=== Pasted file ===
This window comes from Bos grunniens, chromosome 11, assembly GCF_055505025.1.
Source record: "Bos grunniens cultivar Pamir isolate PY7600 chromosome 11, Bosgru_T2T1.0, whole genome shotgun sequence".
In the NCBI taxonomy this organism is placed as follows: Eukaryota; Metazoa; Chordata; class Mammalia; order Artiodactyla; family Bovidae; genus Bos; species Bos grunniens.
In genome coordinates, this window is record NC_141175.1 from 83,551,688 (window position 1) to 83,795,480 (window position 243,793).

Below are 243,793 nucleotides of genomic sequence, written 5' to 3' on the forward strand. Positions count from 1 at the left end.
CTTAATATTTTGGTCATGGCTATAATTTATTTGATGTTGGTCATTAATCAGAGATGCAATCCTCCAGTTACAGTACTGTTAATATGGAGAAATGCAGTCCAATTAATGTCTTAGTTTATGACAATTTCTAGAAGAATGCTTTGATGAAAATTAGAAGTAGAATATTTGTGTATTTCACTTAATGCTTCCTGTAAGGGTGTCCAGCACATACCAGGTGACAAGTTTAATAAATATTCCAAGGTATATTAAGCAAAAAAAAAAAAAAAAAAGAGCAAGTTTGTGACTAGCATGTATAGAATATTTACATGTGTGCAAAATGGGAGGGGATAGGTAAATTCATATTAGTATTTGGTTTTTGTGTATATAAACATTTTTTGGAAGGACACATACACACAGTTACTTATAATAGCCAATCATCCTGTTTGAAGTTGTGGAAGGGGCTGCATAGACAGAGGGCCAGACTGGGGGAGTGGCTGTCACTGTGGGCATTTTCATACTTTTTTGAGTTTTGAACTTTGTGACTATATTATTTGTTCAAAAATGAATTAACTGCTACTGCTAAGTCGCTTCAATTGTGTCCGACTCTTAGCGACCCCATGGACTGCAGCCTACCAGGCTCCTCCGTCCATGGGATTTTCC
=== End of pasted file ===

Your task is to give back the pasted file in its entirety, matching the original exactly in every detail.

This window comes from Bos grunniens, chromosome 11, assembly GCF_055505025.1.
Source record: "Bos grunniens cultivar Pamir isolate PY7600 chromosome 11, Bosgru_T2T1.0, whole genome shotgun sequence".
In the NCBI taxonomy this organism is placed as follows: Eukaryota; Metazoa; Chordata; class Mammalia; order Artiodactyla; family Bovidae; genus Bos; species Bos grunniens.
In genome coordinates, this window is record NC_141175.1 from 83,551,688 (window position 1) to 83,795,480 (window position 243,793).

Below are 243,793 nucleotides of genomic sequence, written 5' to 3' on the forward strand. Positions count from 1 at the left end.
CTTAATATTTTGGTCATGGCTATAATTTATTTGATGTTGGTCATTAATCAGAGATGCAATCCTCCAGTTACAGTACTGTTAATATGGAGAAATGCAGTCCAATTAATGTCTTAGTTTATGACAATTTCTAGAAGAATGCTTTGATGAAAATTAGAAGTAGAATATTTGTGTATTTCACTTAATGCTTCCTGTAAGGGTGTCCAGCACATACCAGGTGACAAGTTTAATAAATATTCCAAGGTATATTAAGCAAAAAAAAAAAAAAAAAAGAGCAAGTTTGTGACTAGCATGTATAGAATATTTACATGTGTGCAAAATGGGAGGGGATAGGTAAATTCATATTAGTATTTGGTTTTTGTGTATATAAACATTTTTTGGAAGGACACATACACACAGTTACTTATAATAGCCAATCATCCTGTTTGAAGTTGTGGAAGGGGCTGCATAGACAGAGGGCCAGACTGGGGGAGTGGCTGTCACTGTGGGCATTTTCATACTTTTTTGAGTTTTGAACTTTGTGACTATATTATTTGTTCAAAAATGAATTAACTGCTACTGCTAAGTCGCTTCAATTGTGTCCGACTCTTAGCGACCCCATGGACTGCAGCCTACCAGGCTCCTCCGTCCATGGGATTTTCC